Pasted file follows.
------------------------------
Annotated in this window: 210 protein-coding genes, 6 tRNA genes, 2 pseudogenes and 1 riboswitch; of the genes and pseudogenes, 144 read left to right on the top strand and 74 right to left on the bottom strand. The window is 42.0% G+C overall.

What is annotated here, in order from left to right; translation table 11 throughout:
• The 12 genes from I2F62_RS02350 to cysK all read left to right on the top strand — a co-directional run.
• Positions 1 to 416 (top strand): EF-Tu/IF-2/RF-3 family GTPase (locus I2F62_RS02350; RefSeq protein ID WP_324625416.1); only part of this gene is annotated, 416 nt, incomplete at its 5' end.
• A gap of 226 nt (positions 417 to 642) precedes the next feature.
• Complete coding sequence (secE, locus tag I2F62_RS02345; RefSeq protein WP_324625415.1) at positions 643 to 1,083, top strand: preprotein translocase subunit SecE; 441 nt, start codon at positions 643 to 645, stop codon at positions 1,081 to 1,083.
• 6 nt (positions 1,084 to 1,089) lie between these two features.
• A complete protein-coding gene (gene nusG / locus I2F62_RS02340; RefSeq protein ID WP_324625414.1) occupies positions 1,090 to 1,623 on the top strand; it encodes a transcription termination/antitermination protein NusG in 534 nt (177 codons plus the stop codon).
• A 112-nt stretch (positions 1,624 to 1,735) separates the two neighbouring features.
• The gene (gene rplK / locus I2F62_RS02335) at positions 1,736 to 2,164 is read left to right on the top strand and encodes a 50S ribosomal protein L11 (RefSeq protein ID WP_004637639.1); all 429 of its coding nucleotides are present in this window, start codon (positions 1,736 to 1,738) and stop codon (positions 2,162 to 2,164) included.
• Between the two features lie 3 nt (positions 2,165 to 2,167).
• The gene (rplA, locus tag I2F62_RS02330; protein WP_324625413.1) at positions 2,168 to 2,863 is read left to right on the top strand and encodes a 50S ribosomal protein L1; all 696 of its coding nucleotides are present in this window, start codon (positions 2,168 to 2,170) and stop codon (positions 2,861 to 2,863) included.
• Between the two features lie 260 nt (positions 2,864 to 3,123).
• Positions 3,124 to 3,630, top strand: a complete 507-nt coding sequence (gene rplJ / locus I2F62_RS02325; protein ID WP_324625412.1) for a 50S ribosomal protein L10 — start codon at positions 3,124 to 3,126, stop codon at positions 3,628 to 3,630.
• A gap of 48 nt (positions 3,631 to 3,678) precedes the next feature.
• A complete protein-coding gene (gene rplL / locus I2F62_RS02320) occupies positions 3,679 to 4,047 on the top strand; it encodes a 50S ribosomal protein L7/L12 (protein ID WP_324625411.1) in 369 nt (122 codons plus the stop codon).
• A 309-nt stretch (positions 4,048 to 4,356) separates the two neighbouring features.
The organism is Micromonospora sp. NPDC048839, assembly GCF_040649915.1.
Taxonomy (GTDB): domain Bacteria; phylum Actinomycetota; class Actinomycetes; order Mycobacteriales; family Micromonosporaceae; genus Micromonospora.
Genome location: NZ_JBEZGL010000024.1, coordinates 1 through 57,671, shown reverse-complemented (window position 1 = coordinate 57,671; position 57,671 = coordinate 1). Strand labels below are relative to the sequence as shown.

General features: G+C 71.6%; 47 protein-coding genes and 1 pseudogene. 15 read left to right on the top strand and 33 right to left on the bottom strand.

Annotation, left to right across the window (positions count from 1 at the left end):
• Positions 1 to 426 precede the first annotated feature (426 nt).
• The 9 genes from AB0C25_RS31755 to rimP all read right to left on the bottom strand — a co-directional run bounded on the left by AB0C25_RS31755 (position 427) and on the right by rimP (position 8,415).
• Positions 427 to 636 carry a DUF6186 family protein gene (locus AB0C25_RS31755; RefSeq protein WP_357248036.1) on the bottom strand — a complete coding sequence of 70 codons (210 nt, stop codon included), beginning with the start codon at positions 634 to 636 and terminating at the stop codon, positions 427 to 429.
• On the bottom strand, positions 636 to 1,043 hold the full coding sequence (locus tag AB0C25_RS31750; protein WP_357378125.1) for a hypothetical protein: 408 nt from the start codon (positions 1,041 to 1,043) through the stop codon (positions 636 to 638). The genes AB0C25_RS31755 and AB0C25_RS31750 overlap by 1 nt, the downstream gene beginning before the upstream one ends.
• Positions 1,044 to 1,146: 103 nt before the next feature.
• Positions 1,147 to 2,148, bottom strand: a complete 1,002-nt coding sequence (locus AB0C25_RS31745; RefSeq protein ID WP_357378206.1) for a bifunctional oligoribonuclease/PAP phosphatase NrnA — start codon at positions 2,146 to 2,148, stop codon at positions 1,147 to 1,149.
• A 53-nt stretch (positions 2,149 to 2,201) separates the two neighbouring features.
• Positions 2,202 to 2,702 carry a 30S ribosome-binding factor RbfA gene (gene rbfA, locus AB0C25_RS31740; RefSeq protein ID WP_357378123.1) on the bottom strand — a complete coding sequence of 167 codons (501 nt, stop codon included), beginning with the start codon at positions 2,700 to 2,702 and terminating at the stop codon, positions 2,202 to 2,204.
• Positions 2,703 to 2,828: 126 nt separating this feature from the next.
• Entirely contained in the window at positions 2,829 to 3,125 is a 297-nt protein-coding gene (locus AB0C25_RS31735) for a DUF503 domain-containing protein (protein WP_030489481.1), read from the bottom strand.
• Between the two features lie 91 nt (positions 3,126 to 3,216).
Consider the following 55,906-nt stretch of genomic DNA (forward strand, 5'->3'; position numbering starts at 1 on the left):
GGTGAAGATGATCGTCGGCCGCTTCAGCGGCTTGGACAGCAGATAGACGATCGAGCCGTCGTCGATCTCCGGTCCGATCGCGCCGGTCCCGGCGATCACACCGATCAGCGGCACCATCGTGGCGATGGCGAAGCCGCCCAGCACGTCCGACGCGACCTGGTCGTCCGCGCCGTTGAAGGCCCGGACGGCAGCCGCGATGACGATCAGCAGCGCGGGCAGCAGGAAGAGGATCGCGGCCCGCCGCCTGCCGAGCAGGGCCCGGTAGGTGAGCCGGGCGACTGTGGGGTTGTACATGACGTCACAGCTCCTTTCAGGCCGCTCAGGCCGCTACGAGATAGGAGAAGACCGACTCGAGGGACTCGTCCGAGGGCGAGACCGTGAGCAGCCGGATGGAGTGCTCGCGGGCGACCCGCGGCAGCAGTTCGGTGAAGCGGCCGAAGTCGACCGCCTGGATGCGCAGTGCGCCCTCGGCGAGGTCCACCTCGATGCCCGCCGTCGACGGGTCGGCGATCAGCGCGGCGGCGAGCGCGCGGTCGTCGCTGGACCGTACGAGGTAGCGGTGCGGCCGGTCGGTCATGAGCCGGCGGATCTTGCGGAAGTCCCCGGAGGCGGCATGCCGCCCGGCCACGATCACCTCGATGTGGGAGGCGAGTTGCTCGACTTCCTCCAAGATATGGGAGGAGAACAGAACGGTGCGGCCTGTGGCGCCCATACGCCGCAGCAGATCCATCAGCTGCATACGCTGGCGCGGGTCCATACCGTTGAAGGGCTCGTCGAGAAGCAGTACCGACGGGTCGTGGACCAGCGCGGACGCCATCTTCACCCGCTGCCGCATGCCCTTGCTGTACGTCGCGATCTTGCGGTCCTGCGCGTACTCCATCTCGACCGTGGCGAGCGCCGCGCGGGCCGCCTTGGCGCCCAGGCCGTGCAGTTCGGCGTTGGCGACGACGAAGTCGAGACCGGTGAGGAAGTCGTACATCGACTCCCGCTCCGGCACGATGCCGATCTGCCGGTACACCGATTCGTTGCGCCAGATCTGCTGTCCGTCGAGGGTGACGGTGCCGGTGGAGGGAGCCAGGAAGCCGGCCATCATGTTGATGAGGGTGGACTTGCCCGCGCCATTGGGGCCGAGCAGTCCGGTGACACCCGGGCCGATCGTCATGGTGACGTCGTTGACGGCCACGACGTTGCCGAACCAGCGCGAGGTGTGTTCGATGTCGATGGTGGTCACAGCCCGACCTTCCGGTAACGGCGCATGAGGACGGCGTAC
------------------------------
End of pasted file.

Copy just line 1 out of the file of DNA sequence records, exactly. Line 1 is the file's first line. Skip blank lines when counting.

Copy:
Annotated in this window: 210 protein-coding genes, 6 tRNA genes, 2 pseudogenes and 1 riboswitch; of the genes and pseudogenes, 144 read left to right on the top strand and 74 right to left on the bottom strand. The window is 42.0% G+C overall.